1 March 2015 Sarawak Report – Together with London’s Sunday Times newspaper, Sarawak Report has completed an in-depth investigation into the trail of the missing billions at the heart of Malaysia’s 1MDB (One Malaysia Development Berhad) financial scandal.
We have obtained access to thousands of documents and emails relating to transactions by 1MDB, including its initial joint venture with the little known oil company PetroSaudi International from 2009.
What the documents establish is that, in spite of copious official denials, the entire joint venture project was conceived, managed and driven through by the Prime Minister’s associate and family friend the party-loving billionaire tycoon, Jho Low.
The documents also prove that the USD$700 million so-called “loan” that was supposedly repaid to PetroSaudi as part of the joint venture agreement, was in fact directed into the Swiss bank account of a company called Good Star, which is controlled by Jho Low.
That money was then partly used to buy out Taib Mahmud’s UBG bank in Sarawak at a very advantageous price for the chief minister and his family, who had been failing to get a deal on the open market.
PetroSaudi had agreed to act as “a front” for Jho Low on such deals, according to the documents, and it was a subsidiary of PetroSaudi International registered in the Seychelles, which bought UBG, using money siphoned from 1MDB.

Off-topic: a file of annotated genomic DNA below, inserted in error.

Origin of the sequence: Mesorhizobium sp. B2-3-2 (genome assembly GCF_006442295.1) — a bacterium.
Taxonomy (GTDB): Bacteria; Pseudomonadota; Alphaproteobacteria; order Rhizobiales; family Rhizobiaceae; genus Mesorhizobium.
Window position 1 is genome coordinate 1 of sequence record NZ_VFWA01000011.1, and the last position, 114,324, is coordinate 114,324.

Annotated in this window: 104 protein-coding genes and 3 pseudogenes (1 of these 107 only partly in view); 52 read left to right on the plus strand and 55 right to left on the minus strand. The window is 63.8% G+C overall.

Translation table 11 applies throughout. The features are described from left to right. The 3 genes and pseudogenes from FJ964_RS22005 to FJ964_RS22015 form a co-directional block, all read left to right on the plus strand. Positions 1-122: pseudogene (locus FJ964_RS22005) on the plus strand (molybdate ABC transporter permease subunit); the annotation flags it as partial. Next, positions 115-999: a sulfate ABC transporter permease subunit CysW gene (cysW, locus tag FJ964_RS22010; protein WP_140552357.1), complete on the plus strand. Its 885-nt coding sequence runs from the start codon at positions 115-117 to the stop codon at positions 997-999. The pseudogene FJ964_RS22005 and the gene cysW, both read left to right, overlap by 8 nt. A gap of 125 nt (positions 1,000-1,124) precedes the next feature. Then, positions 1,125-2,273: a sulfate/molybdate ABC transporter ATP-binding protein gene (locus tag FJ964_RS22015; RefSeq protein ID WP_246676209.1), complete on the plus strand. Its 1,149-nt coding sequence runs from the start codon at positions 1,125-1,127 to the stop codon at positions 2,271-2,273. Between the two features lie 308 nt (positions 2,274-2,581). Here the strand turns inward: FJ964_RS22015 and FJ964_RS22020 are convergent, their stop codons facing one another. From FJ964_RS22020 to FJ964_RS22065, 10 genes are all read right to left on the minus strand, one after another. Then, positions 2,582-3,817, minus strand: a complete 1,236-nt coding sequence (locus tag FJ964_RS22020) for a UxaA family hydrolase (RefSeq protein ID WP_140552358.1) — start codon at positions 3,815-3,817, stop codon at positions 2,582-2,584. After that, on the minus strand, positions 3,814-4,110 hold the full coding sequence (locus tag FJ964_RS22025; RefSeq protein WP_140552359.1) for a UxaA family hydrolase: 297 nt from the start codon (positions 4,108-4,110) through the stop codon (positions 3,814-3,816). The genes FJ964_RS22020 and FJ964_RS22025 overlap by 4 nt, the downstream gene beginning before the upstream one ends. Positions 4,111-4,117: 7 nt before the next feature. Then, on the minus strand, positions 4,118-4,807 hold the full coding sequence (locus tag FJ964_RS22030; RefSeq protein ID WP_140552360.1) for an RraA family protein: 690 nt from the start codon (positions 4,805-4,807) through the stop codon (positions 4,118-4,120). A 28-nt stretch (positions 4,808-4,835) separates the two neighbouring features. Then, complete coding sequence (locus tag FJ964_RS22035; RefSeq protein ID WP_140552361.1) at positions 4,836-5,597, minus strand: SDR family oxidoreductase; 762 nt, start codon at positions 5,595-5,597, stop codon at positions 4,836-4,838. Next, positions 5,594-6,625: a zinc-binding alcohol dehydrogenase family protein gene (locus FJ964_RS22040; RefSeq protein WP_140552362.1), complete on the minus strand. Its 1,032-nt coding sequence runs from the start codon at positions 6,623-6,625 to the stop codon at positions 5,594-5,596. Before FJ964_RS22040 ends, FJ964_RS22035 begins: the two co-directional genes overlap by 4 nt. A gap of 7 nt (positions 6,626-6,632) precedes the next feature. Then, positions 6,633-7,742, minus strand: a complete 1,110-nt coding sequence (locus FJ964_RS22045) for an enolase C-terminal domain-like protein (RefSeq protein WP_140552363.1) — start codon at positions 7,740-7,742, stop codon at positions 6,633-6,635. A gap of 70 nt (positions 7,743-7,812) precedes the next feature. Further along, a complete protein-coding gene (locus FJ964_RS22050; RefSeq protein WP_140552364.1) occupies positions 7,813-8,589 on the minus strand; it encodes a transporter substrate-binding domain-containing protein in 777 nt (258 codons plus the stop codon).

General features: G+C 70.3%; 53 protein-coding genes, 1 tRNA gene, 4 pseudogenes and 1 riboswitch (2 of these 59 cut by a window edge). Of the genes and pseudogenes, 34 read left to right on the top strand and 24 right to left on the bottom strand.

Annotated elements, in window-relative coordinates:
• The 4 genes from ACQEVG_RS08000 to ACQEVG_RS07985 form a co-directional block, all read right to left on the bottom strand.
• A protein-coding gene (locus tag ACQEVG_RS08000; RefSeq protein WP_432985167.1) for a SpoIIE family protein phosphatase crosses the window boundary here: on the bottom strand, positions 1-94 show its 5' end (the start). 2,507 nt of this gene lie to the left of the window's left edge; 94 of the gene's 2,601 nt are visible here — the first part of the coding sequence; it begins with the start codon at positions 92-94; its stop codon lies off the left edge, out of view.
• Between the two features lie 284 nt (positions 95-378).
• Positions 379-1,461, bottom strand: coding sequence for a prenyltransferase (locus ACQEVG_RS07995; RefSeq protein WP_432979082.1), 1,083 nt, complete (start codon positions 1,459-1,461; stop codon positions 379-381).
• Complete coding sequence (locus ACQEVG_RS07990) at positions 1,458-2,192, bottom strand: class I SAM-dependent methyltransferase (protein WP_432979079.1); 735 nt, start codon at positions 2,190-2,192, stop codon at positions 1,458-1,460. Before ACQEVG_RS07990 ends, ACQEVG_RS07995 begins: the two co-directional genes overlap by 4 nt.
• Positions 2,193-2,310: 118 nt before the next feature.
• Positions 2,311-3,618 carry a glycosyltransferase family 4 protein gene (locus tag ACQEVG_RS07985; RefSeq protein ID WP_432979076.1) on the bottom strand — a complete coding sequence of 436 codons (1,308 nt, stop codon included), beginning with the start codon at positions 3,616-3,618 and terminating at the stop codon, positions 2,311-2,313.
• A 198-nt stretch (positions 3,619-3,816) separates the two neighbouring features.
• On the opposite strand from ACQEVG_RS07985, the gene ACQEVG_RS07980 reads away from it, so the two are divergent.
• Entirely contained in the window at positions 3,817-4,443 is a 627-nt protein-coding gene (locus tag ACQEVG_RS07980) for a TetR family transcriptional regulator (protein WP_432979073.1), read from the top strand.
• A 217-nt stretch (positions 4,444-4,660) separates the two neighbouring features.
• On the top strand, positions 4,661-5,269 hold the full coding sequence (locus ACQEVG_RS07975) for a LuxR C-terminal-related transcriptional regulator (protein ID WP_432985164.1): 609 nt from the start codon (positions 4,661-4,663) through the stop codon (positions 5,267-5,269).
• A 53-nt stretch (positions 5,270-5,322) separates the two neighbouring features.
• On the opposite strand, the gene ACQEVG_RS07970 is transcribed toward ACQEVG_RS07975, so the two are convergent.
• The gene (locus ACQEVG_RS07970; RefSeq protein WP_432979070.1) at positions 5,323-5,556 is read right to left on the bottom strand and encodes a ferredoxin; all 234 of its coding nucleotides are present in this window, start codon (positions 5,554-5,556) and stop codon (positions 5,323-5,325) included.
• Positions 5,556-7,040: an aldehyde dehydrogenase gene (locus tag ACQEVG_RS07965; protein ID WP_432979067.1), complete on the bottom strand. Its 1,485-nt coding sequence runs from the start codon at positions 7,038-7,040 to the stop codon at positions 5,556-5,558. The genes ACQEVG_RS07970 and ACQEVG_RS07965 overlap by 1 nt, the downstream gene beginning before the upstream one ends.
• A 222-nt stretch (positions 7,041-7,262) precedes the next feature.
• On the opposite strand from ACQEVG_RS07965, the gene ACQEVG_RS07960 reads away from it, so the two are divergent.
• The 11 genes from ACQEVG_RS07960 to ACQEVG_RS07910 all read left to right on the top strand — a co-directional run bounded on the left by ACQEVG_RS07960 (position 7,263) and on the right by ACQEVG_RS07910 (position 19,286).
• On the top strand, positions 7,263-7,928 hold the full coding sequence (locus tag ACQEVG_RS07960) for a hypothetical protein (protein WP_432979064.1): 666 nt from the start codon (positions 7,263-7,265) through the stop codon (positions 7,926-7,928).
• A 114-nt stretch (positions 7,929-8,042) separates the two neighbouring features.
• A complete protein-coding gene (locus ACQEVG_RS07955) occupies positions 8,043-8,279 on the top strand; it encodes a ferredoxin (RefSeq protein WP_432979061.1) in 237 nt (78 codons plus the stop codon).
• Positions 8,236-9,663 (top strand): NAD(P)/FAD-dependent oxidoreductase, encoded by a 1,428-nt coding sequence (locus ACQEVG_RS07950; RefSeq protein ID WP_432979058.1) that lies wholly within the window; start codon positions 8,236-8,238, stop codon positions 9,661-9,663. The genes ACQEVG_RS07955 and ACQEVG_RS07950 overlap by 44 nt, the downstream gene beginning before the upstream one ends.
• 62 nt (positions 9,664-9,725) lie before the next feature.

How Jho Low managed the 1MDB PetroSaudi Joint Venture deal
Among the email exchanges obtained by Sarawak Report are documents from an initial meeting that took place in New York on September 8th 2009, between the then Wynton Capital head, Jho Low and the UK businessman Patrick Mahony, who had been introduced a few days earlier by PetroSaudi’s CEO, Tarek Obaid.
Mahony worked for the investment group Ashmore, which was funding PetroSaudi’s main operation, an oil well in Argentina.
Also at the meeting were two of Jho Low’s close colleagues, Li Lin Seet and a UBG bank lawyer, Tiffany Heah.
In an email written to “Jho, Seet and Tiffany” the following day, Mahony made clear on behalf of PetroSaudi that the company was very willing to become involved in a series of deals proposed by Jho Low, which were expected to involve 1MDB and Petronas.
Mahony also understood that Jho Low wanted “to use PetroSaudi International as a front” for certain deals and he said that “we would be happy to do that”:
“Jho / Seet / Tiffany” begins the lengthy email